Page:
Application of Information and Communication Technologies in Library and Information services to distance learning students at the University of Zambia
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Although the University of Zambia (UNZA) in its 2013-2017 strategic plan intends to meet increased demand for university education through expanded provision of Open Distance Learning as an option for mass teaching, there is no mention of an equitable increase in library and information resources and services. Several studies and Standards for distance learning library services have stressed the need for equitable access to library services for both on-campus and off-campus (distance) learners. Sadly, there has been a steady decline in library and information service provision to the distance learner. This study therefore sought to explore ways in which Information and Communication Technology (ICT) could be applied to enhance library and information service delivery to distant learners (DLs). It further sought to propose an ICT framework on library and information services support to distance learners at the University of Zambia. A survey methodology was used to collect data on distance learners’ competencies to access information using ICTs, policy on distance learning library services and the extent to which ICTs were being used in both access to and provision of distance learning library services. Questionnaires were used to collect data from 100 distance learners while interviews were used to collect data from 5 librarians and a member of staff from Learner Support, Institute of Distance Education (IDE). The total number of respondents was therefore 106. All the respondents were purposely selected. Quantitative data was analysed using statistical analysis software, SPSS while qualitative data was analysed thematically. The study has revealed that distance learners do possess ICT skills required to access ICT enabled resources and services (as revealed by 77%) but the major drawback was that these resources and services were not accessible remotely. It has further been established that in as much as distance learners had abilities to use ICTs like computers, most learners expressed lack of online search skills (73%) as well as problems in using UNZA e-resources. Thus learners may require user education in terms of information literacy, ICT literacy and general library use. Furthermore, a policy, which is a pre-requisite to successful distance learning library support, did not exist at UNZA. Additionally, the extent of ICT use in library support to the DL was low to almost non-existent. As learners seemingly possessed requisite ICT skill and as skill can in any case be developed through training, skill would not be a major drawback in model application. In order to effectively meet the information needs of the distance learner, the study therefore recommended that: the UNZA library adopt the proposed model of ICT library resources and services to the distance learner; employ extensive use of ICT in library support; establish/strengthen co-operative linkages with other universities; and that the Library and Information Association of Zambia establishes ‘Best Practices’ that should act as a benchmark for library support to the distance learner and as such institutions should be able to evaluate their services against this minimum standard.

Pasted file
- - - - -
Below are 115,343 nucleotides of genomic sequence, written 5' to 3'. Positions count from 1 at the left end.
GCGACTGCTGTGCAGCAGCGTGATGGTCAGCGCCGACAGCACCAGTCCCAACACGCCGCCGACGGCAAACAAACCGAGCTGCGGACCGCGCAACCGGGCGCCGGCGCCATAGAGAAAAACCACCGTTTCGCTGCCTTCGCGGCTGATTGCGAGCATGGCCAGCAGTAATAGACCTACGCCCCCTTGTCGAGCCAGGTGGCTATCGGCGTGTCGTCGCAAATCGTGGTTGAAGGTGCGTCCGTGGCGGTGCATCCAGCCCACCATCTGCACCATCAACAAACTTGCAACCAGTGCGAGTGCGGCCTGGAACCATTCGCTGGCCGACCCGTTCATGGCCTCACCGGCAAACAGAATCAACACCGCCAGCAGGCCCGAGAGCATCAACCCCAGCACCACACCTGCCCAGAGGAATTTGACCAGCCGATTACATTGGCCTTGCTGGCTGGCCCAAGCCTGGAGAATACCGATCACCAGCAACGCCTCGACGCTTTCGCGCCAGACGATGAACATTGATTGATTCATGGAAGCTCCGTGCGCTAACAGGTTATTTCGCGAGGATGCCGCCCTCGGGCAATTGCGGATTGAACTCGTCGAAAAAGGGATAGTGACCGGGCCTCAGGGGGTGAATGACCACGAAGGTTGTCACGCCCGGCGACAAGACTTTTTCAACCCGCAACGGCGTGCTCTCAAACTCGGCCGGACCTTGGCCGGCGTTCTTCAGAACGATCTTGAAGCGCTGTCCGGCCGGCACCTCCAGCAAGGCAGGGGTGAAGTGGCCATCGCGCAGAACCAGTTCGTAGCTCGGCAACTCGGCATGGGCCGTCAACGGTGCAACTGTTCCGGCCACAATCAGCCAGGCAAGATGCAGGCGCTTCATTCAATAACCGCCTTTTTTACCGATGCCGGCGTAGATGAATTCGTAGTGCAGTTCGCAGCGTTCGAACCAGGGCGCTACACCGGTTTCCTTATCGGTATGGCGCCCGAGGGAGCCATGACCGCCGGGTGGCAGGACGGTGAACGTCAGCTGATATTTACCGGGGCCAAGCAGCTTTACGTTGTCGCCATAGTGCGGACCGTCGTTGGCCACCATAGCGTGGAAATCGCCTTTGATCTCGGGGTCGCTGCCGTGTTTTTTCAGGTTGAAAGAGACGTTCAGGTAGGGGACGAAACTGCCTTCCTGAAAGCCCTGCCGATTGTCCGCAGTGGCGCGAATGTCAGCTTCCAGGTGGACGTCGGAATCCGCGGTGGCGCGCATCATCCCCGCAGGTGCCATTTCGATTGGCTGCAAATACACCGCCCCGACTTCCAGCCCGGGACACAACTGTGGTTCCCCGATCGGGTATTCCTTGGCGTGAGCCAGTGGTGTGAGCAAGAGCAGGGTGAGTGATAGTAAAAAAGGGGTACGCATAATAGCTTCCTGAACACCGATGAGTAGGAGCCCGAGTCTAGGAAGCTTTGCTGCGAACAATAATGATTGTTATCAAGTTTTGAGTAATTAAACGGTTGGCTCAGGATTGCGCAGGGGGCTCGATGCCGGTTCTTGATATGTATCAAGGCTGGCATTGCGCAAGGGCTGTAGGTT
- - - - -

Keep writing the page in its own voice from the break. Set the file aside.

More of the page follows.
The University of Zambia
- Library